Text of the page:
Petrol prices

The Pak Banker - - FRONT PAGE -

To great relief of the com­mon man, the gov­ern­ment has re­duced petroleum prices. The no­ti­fied prices have been re­duced by 2.4 ru­pees per litre for MS petrol, by 6.37 ru­pees per litre for high speed diesel (HSD), by 46 paisa per litre for kerosene and by 59 paisa per litre for light diesel oil (LDO). It is rel­e­vant to note here that Ogra's rec­om­mended change in monthly prices is based on an es­tab­lished for­mula that in­cludes tak­ing ex­ist­ing taxes (or those preva­lent in the month just past) as re­main­ing un­changed. Ogra's rec­om­mended price is then rou­tinely sent to the gov­ern­ment to ap­prove and no­tify it with the ob­jec­tive of al­low­ing the gov­ern­ment to ad­just the taxes levied on the prod­ucts. Thus for the PTI gov­ern­ment to re­duce prices by more than what was rec­om­mended by Ogra in­di­cates that taxes have been re­duced on all prod­ucts which would im­ply that rev­enue would be lower than what was proj

The for­mer PML-N gov­ern­ment was in the habit of re­duc­ing budget deficit through not pass­ing on any re­duc­tion in the in­ter­na­tional price of oil and prod­ucts by rais­ing taxes on these prod­ucts. This is be­lieved to be the eas­i­est and per­haps the most un­fair form of in­di­rect tax­a­tion in the coun­try. In ad­di­tion, high taxes on petroleum and prod­ucts raise the cost of do­ing business in the coun­try with a con­se­quent neg­a­tive im­pact on ex­ports. While the PML-N gov­ern­ment did, on oc­ca­sion, play to the gallery and re­duced taxes as and when the in­ter­na­tional price of oil de­clined yet by and large, it raised taxes to gen­er­ate 'fis­cal space' that, dis­turbingly, it then frit­tered away through heavy ex­ter­nal and do­mes­tic bor­row­ing.

It was in this year that oil prices rose up to nearly Rs 100 per liter. They be­gan ris­ing soon af­ter the for­mer Prime Min­is­ter Nawaz Sharif was ousted. But that doesn't mean Sharif was keep­ing oil prices down, as he once claimed. The price of petrol in­creased by Rs 2.98 in Fe­bru­ary, high-speed diesel by Rs 5.92, the price of kerosene by Rs 5.94 and light diesel oil by Rs 5.93 per liter in Fe­bru­ary of this year. When the in­terim gov­ern­ment was in power, the prices of petroleum were in­creased in­cre­men­tally up to a point where the petrol cost about Rs 100 per liter, the high­est in nearly four years.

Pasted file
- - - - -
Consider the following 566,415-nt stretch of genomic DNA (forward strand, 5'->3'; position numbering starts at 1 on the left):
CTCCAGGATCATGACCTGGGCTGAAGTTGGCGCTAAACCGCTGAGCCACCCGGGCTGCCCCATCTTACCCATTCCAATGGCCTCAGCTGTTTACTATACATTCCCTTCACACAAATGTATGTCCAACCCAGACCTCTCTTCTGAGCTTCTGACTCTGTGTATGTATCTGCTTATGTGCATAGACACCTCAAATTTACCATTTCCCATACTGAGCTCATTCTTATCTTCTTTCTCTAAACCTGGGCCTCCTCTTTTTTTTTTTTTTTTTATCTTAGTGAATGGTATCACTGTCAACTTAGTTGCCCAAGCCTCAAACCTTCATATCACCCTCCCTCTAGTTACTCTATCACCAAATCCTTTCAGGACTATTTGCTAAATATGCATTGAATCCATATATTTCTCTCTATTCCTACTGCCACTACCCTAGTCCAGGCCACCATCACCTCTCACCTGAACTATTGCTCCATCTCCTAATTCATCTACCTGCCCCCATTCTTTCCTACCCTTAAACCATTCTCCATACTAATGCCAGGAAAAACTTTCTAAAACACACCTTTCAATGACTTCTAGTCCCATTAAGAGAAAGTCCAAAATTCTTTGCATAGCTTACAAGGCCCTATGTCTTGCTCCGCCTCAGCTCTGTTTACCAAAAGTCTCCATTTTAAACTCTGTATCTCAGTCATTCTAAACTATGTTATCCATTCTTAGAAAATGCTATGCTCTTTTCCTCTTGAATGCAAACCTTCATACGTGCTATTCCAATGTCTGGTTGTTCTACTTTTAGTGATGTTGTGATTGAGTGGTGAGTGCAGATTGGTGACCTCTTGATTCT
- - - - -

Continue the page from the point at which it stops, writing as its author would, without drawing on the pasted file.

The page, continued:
The Supreme Court took suo moto no­tice oof heavy taxes on petroleum sales. Oil prices were in­creased by up to Rs 14 per liter for the month of July 2018. There was a pe­ti­tion in the La­hore High Court as well back in July against ris­ing petroleum prices in Pak­istan which were adding to the mis­eries of the pub­lic. The Chief Jus­tice of Pak­istan slammed the in­terim gov­ern­ment for turn­ing petroleum into a 'source of rev­enue'. The gov­ern­ment had to re­duce petroleum prices some­what un­der the Supreme Court's or­ders.

The PTI gov­ern­ment's logic for re­duc­ing POL prices could be twofold: that lower en­ergy and trans­port costs would lead to lower costs of pro­duc­tion thereby fuelling out­put, and pro­mot­ing ex­ports, as well as in­creas­ing em­ploy­ment op­por­tu­ni­ties - el­e­ments that would au­to­mat­i­cally in­crease tax col­lec­tions from pro­duc­tive sec­tors; and se­condly, lower POL prices would pro­vide relief to the com­mon man, in­crease his dis­pos­able in­come, which, in turn, would raise con­sump­tion and re­duce the stock­piles of prod­ucts thereby ris­ing out­put. The logic is im­pec­ca­ble; how­ever, there is one caveat which has been con­sis­tently pointed out by ex­perts: the cur­rent state of the econ­omy is dire with the PML-N ad­min­is­tra­tion leav­ing an un­sus­tain­able budget and cur­rent ac­count deficit that re­quires ur­gent re­me­dial mea­sures and los­ing out on ex­ist­ing rev­enue sources, how­ever un­fair those sources may be, would sim­ply place greater pres­sure on the gov­ern­ment to raise taxes later.

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